In reality, it was just a bunch of guys lifting weights in a cramped little gym in Venice Beach, CA. The prize money was nothing spectacular and it was a niche sport, that I doubt people in even Greater Los Angeles knew about, let alone the world. The sport would have other stage-based, competitive rivalries, as seen between Zane & Robinson, Mentzer and Zane, and later Gaspari/Haney. Rich Gaspari and Lee Haney were actually roommates at one point and remained real friends throughout their careers.

I would say the first real rivalry in the sport would have been between Haney and Strydom and/or Haney and Mike Christian. Neither of these ever got physical – largely because Lee was a gentleman and revered even by his adversaries – but it was definitely lively. The champion knew he was the best and continuously improved. The challengers were hungry as ever, hated being in the shadows, and worked tirelessly to change where they landed in the placings. There were a couple of years that guys like Lee Labrada, in particular, pushed as hard as he possibly could and came very close to edging out Haney. Some stayed and battled another day; meanwhile, others had had enough and jumped ship. Both Strydom and Christian went to the WBF, where they made a truckload of money, and moved on.

In the 90’s there were more competitive rivalries. There was definitely more of the drama side of it on the amateur level, and especially as Yates became another immovable giant. You had guys like Levrone, Wheeler, and Ray, all pushing The Shadow, but none could make him budge. In 1997, Nasser El Sonbaty, for all intents and purposes, beat Yates in the eyes of the fans, but somehow the reigning champ was able to hold him off. With the retirement of Yates, came a new immovable champion in Ronnie Coleman. Between Haney, Yates, and Coleman, that represents twenty-two years of Olympia domination. With that being said, the rivalries among guys who wanted to be considered Coleman’s top contenders became almost comical. At the turn of the decade, guys like Nasser began to fade; greats like Levrone, Wheeler, and Ray moved towards retirement. Guys like King Kamali and Craig Titus, who placed comfortably within the Top 10, were the ones taking potshots at each other, dueling on message boards, and making the fans think they’d come to blows any minute. Whether their feud was real or not, wasn’t really the point, at least not for the purposes of this article. It was fun!!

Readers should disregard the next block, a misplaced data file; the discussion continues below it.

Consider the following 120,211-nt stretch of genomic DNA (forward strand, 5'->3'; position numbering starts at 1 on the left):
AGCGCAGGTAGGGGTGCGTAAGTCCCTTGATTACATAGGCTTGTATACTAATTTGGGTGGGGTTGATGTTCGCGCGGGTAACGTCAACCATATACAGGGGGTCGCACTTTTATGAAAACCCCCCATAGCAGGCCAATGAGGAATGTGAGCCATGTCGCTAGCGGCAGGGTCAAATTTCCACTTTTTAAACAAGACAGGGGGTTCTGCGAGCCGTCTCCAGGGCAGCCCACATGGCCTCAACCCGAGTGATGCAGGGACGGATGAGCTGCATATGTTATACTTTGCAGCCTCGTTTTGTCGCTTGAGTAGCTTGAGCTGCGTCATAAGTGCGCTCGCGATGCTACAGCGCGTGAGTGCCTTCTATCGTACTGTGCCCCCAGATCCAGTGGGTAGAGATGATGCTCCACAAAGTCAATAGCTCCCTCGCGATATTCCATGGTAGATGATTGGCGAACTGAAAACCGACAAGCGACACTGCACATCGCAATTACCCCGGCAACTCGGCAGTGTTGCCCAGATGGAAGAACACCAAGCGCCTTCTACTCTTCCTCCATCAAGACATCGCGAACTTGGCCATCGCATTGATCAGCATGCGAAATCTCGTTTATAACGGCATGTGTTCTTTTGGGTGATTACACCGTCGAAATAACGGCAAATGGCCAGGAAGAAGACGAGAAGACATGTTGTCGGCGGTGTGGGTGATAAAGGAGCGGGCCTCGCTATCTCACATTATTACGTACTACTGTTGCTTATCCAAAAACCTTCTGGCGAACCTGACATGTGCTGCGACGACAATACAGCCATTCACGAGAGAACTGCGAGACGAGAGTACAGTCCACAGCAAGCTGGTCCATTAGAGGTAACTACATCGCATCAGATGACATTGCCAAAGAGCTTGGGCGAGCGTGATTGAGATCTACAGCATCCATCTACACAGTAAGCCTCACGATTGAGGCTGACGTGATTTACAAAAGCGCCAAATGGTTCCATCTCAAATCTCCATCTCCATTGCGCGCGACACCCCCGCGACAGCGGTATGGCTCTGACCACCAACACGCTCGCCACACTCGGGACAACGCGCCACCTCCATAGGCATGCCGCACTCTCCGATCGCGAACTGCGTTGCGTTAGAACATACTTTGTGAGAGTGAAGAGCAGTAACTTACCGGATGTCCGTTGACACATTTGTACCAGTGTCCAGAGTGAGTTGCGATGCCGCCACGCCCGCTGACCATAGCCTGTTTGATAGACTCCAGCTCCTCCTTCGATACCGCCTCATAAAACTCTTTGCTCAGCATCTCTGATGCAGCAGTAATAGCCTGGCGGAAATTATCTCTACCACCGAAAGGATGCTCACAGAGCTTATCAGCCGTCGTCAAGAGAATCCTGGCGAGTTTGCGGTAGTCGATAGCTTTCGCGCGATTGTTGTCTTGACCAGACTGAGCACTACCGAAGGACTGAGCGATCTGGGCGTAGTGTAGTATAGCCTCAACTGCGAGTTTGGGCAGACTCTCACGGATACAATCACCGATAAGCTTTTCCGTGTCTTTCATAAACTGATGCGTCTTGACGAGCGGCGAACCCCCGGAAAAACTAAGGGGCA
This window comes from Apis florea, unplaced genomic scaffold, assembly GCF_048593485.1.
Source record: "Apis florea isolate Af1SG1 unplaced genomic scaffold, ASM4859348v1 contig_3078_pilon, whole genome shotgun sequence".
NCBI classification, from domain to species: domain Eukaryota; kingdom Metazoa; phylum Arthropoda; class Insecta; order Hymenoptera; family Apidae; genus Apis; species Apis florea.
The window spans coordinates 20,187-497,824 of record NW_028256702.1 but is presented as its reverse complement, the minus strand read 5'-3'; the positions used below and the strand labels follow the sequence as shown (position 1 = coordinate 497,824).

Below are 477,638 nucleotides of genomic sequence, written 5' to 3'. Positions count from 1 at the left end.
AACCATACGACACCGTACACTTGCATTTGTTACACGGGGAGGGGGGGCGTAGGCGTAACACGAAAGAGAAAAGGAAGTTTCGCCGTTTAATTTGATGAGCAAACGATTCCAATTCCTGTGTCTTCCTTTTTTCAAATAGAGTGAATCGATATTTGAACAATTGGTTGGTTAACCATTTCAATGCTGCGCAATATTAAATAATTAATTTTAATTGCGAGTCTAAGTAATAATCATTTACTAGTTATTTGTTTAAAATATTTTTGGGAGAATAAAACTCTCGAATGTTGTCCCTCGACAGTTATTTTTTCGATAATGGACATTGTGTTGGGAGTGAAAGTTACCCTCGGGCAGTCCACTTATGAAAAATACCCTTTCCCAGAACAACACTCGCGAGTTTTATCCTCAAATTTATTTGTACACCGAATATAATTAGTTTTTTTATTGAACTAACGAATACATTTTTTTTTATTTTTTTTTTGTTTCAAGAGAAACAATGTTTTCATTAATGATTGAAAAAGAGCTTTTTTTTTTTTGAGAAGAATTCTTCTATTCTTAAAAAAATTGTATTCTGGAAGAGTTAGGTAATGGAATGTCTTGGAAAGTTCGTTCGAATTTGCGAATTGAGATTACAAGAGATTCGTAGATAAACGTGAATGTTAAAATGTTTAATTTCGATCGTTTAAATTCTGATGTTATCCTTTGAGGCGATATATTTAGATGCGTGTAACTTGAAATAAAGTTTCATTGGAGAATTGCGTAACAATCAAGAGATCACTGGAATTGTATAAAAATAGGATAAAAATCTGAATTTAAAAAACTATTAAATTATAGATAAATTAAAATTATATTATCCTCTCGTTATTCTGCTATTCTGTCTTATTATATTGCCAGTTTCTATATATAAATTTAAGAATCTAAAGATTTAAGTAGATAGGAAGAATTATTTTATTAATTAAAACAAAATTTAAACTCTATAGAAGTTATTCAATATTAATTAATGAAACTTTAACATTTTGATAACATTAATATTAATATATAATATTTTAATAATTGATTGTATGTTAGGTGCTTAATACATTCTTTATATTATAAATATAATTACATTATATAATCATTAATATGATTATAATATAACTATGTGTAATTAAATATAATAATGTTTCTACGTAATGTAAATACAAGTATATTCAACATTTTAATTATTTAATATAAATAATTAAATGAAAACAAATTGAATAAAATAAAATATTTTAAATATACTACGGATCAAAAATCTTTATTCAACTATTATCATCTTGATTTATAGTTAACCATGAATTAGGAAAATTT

Rivalries can easily dominate an off-season; they can just as easily dominate a contest season, as well. Some of the rivalries after Kamali/Titus brew on, so even mentioning them pulls Iron Magazine into the battle. I prefer to avoid that, but you all know what I’m talking about.

If Pumping Iron had just been about bodybuilding, no one would be talking about it in 2021. If MMA was all kumbaya, no one would buy tickets. If competitors don’t talk smack – regardless if they can back it up or not – there’s a huge level of entertainment that’s lost. Do we want to be better people? Do we want a more positive sport? Sure. Let’s get right on that – next year! Seriously, though; drama is entertaining and anyone who says it’s not, well, I look forward to reading your rebuttal. I’m not opposed to it, just very weary, is all.